- I've already sent a story similar to this, but note particularly the second to last paragraph. The thought of this amuses me greatly, for some reason...
African leaders appeal to Mugabe
January 14, 2002 Posted: 6:38 AM EST (1138 GMT)
BLANTYRE, Malawi -- Southern
African leaders opened a summit in
Malawi with an appeal for Zimbabwean
President Robert Mugabe to ensure
free and fair elections in March's
Malawi President Bakili Muluzi began the
one-day meeting of 14 African states in
the Southern African Development
Community with a call for Mugabe to
resolve Zimbabwe's political and economic
"As the date for the presidential elections
in Zimbabwe has been announced, we are
very hopeful that the elections will be
peaceful, free, fair and transparent,"
Muluzi said in an opening address to the
SADC summit attended by Mugabe.
"I hope that it will be so by allowing every
Zimbabwean to participate effectively in the
elections in the spirit of democratic principles and
values which are within the framework of the SADC
protocol," Muluzi said.
SADC is under pressure to condemn Mugabe and
even consider imposing sanctions on Zimbabwe.
However, observers say a the group has a tradition
of solidarity in the face of Western criticism. SADC leaders have previously ruled
out sanctions against Zimbabwe.
Mugabe, 77, arrived in Malawi on Saturday in a combative mood, accusing former
colonial power Britain of trying to help the opposition into power in the March
Also on the summit agenda were the wars in the Congo and Angola.
Hopes of bolstering Congo's peace negotiations hit a snag even before the one-day
summit got under way, when President Joseph Kabila declined to meet rebel groups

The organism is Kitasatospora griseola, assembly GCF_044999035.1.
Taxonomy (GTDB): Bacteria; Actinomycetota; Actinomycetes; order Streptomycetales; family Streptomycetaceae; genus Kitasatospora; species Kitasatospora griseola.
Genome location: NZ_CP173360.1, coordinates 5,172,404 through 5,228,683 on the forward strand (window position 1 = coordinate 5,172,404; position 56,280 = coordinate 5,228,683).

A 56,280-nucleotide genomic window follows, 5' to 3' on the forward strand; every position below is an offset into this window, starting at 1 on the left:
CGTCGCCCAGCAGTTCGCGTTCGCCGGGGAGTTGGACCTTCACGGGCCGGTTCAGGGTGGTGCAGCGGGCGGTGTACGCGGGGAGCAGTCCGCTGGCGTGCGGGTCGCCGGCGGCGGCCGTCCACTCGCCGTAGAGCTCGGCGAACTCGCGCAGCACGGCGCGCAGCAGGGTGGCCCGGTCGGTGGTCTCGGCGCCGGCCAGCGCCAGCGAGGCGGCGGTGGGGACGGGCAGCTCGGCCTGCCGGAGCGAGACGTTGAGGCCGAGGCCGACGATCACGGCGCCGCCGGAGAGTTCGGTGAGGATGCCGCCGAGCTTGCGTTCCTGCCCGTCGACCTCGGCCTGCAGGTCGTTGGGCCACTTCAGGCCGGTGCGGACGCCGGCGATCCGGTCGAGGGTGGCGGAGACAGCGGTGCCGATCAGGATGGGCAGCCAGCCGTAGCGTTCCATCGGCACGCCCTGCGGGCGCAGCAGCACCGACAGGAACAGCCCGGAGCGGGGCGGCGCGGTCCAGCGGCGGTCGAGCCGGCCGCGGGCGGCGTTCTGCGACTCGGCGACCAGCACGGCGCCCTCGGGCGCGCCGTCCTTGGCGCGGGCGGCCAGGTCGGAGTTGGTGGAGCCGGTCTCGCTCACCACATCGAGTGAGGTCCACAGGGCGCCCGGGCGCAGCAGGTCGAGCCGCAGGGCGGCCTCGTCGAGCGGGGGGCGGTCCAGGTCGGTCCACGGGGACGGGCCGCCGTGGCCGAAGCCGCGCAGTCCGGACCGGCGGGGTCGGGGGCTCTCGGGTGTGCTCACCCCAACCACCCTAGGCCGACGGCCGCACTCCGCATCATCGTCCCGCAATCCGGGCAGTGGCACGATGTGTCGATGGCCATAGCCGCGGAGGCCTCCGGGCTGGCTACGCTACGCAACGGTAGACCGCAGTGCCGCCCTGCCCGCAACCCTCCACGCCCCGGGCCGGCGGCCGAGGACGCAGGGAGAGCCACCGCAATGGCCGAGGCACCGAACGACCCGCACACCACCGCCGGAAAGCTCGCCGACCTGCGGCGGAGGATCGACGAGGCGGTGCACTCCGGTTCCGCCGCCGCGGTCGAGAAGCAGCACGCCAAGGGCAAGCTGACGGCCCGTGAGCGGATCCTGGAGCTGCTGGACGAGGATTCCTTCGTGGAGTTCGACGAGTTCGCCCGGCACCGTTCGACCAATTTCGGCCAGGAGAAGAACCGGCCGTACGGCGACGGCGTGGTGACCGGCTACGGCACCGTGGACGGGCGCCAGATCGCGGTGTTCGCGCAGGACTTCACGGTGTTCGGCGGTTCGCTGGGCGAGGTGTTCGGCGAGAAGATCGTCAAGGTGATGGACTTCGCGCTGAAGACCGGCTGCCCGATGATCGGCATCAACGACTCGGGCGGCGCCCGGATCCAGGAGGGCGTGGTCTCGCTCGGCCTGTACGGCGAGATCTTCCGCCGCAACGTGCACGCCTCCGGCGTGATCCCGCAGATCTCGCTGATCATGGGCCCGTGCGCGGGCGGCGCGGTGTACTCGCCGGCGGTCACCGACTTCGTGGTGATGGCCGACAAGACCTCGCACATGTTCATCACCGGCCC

who have been fighting to oust his government.
The leaders of the rebel groups, the Congolese Rally for Democracy and the
Congolese Liberation Movement, were invited to Malawi by Mozambican President
Joachim Chissano, who heads SADC's regional security body.
Kabila also objected to the leaders of Rwanda and Uganda -- which back the rebels
-- attending the summit.
The presence of foreign troops in Congo was "an injustice that has to be solved
sooner than later," and three previous SADC meetings had failed to ensure they left,
Kabila said on Sunday. "I hope we will be successful this time around."
Angola, Zimbabwe and Namibia also sent troops to back the Congolese government
after war broke out in August 1998. A peace accord brokered in 1999 has been
Nevertheless, SADC leaders were encouraged that Congo's war seemed to finally
be drawing to a close, said Justin Malewezi, the Vice President of Malawi, which
Prospects for peace were considered slimmer in Angola, where a civil war, which
began after the country gained independence from Portugal in 1975, has killed more
than 500,000 people and displaced about 4 million others -- a third of the
population. A four-year-old peace accord collapsed in 1998.
Despite U.N. sanctions, UNITA rebels are still selling diamonds to fund their effort
to overthrow the government, Malewezi said.
"It is only when all loopholes for the sanctions busting are closed that UNITA's
capacity to destabilise Angola will be decisively paralysed," he said.
"Let's try at this very difficult time to assist, to take measures that will help us
stabilise the situation," he said.
Also on the summit's agenda are lectures by Harvard economics professor Jeffrey
Sachs and Bono, the lead singer of the Irish rock band U2. The two will try and
persuade the region's governments to spend more money fighting rampant AIDS
SADC comprises South Africa, Botswana, Lesotho, Namibia, Swaziland,
Zimbabwe, Mozambique, Mauritius, Seychelles, Angola, the Democratic Republic
of Congo, Tanzania, Malawi and Zambia.